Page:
July 14, 2022 2 min read
But what does it actually mean when you believe that other's peoples' grass is greener?:
you can't focus on what you already have, because you're always wondering about the next 'better or bigger' thing - It’s never enough.
Clearly, it seems that we humans have the tendency to compare ourselves to others and believe that they are simply better off than us - even if this isn't the case..
Most of the time, we only see what people want us to see, we only get a glimpse of their lives and those are most likely going to be positive. Research has found that we mainly only share the positive moments of our lives with others, especially when it comes to social media & this 'social media highlight-reel effect' can really affect the way we perceive others' lives. This may lead us to think other peoples' lives are better than what they might actually be and conversely, make us feel worse about our own lives. However, we need to remember that we are prone to coming to this unfounded conclusion and that we might not know their hardships or struggles - basically, none of us have it all figured out.
It has been suggested that, as we are constantly being showered with information and advertisements, we can start to feel restless and the endless array of choices keeps us looking for 'more'. It can feel as if we’re wasting our lives if we’re not doing something more important - but even that could just be our 'grass is greener' thinking making itself known.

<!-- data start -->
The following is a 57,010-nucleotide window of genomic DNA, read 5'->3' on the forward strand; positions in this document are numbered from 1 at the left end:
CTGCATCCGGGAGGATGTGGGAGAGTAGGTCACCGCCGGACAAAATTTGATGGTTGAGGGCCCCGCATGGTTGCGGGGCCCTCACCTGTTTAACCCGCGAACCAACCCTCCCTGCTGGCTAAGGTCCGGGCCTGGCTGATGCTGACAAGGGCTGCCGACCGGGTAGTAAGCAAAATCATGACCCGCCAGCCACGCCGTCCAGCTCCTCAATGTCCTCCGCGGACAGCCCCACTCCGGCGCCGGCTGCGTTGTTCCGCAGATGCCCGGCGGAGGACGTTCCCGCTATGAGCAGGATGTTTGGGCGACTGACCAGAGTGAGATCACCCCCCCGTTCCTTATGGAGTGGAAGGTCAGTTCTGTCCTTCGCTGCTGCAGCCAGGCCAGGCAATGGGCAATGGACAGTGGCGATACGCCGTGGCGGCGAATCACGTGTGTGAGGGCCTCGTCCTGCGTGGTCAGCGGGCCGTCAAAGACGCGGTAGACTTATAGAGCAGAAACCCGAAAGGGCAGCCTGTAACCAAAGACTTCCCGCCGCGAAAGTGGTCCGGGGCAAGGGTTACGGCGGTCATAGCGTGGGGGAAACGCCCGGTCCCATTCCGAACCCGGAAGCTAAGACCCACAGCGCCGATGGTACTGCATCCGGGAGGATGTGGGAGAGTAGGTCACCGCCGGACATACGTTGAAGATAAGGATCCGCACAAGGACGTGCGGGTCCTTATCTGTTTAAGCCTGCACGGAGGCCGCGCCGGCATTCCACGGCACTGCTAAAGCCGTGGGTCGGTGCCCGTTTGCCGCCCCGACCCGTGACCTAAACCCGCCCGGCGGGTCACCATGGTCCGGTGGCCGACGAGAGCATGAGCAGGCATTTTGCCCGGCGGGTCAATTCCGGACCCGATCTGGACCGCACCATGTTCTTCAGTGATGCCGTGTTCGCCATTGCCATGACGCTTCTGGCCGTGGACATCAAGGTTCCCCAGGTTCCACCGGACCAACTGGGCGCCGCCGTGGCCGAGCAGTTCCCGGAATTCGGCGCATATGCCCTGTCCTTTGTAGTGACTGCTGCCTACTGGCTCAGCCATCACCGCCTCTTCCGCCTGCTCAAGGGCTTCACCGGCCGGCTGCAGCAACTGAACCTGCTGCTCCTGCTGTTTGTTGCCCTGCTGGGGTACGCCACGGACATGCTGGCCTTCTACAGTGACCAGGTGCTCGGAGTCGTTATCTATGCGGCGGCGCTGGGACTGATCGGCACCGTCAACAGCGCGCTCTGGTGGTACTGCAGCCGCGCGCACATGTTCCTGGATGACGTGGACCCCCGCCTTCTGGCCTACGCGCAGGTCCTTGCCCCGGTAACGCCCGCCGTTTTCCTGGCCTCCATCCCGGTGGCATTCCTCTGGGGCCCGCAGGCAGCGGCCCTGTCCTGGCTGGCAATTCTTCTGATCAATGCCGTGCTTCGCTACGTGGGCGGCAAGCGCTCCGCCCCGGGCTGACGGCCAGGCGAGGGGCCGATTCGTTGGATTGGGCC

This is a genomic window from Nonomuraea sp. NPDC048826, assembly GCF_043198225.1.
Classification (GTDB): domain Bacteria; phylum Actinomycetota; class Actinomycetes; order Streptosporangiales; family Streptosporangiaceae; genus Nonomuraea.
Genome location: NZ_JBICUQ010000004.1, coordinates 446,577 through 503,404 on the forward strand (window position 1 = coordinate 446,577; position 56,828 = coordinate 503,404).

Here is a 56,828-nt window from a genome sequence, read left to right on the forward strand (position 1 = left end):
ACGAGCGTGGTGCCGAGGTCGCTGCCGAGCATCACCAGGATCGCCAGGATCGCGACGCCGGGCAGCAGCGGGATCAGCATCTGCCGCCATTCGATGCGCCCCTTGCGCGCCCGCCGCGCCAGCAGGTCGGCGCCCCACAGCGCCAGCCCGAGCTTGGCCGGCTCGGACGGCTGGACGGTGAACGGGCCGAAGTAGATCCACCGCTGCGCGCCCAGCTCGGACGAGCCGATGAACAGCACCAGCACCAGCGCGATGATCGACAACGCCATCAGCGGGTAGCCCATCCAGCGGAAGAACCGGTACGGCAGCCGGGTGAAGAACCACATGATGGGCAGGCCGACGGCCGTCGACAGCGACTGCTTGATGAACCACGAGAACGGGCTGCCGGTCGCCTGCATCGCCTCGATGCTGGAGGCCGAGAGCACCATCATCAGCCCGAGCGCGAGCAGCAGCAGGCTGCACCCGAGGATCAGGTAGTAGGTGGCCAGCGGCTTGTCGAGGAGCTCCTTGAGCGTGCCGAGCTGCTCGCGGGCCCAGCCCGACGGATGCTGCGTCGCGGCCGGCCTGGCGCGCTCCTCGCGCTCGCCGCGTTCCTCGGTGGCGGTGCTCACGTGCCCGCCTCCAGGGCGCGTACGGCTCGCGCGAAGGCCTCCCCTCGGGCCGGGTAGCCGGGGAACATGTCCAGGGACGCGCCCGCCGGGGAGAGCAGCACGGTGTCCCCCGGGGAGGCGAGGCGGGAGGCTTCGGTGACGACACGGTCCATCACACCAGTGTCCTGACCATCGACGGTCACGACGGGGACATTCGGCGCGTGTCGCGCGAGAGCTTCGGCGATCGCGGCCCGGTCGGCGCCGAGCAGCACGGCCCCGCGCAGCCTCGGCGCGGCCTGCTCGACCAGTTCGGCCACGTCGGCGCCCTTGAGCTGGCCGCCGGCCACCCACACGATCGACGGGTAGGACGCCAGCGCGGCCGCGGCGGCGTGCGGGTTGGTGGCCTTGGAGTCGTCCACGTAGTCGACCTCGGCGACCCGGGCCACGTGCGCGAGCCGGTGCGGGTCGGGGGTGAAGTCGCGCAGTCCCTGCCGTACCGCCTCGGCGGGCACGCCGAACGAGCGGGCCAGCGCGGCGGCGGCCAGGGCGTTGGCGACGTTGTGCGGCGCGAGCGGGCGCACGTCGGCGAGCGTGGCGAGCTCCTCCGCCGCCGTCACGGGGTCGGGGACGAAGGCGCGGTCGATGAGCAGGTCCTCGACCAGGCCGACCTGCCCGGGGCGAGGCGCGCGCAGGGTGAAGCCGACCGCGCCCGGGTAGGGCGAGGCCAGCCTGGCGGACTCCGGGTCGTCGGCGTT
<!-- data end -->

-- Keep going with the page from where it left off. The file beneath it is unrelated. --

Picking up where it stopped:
How can we go against this mindset?
Doing this can help you come back to feeling more at ease, less stressed and give you a less biased view on the world.
Feeling grateful for what we already have is just as important as feeling grateful for who we are: our insecurities and worries often lead to us thinking we are doing worse than we actually are. Go easy on yourself - you're doing your best.
Maybe we don't need to 'compete' with others and compare ourselves - what if there is enough space for all of us to go for what we want.
What if we focused on watering our own grass instead of wondering whether other peoples' grass is greener?
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